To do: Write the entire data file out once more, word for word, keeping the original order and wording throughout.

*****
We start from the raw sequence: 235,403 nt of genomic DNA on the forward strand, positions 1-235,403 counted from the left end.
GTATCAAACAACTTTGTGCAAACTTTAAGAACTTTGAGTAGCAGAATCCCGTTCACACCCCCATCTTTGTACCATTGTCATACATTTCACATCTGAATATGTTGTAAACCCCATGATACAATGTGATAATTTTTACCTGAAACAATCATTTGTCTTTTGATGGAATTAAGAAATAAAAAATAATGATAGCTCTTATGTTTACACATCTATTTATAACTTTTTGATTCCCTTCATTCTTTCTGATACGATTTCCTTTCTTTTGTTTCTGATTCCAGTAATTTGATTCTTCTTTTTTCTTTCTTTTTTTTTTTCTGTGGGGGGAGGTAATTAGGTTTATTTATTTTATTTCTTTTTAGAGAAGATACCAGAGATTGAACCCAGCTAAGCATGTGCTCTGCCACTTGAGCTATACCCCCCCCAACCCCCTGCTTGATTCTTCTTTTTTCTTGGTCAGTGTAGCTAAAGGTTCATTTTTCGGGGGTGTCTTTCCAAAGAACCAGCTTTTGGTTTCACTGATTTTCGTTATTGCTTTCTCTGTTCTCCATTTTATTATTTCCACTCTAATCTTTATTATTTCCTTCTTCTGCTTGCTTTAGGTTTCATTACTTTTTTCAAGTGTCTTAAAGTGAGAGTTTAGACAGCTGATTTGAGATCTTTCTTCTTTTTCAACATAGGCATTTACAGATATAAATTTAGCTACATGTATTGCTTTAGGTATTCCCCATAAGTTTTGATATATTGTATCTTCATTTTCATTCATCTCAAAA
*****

We start from the raw sequence: 235,403 nt of genomic DNA on the forward strand, positions 1-235,403 counted from the left end.
GTATCAAACAACTTTGTGCAAACTTTAAGAACTTTGAGTAGCAGAATCCCGTTCACACCCCCATCTTTGTACCATTGTCATACATTTCACATCTGAATATGTTGTAAACCCCATGATACAATGTGATAATTTTTACCTGAAACAATCATTTGTCTTTTGATGGAATTAAGAAATAAAAAATAATGATAGCTCTTATGTTTACACATCTATTTATAACTTTTTGATTCCCTTCATTCTTTCTGATACGATTTCCTTTCTTTTGTTTCTGATTCCAGTAATTTGATTCTTCTTTTTTCTTTCTTTTTTTTTTTCTGTGGGGGGAGGTAATTAGGTTTATTTATTTTATTTCTTTTTAGAGAAGATACCAGAGATTGAACCCAGCTAAGCATGTGCTCTGCCACTTGAGCTATACCCCCCCCAACCCCCTGCTTGATTCTTCTTTTTTCTTGGTCAGTGTAGCTAAAGGTTCATTTTTCGGGGGTGTCTTTCCAAAGAACCAGCTTTTGGTTTCACTGATTTTCGTTATTGCTTTCTCTGTTCTCCATTTTATTATTTCCACTCTAATCTTTATTATTTCCTTCTTCTGCTTGCTTTAGGTTTCATTACTTTTTTCAAGTGTCTTAAAGTGAGAGTTTAGACAGCTGATTTGAGATCTTTCTTCTTTTTCAACATAGGCATTTACAGATATAAATTTAGCTACATGTATTGCTTTAGGTATTCCCCATAAGTTTTGATATATTGTATCTTCATTTTCATTCATCTCAAAA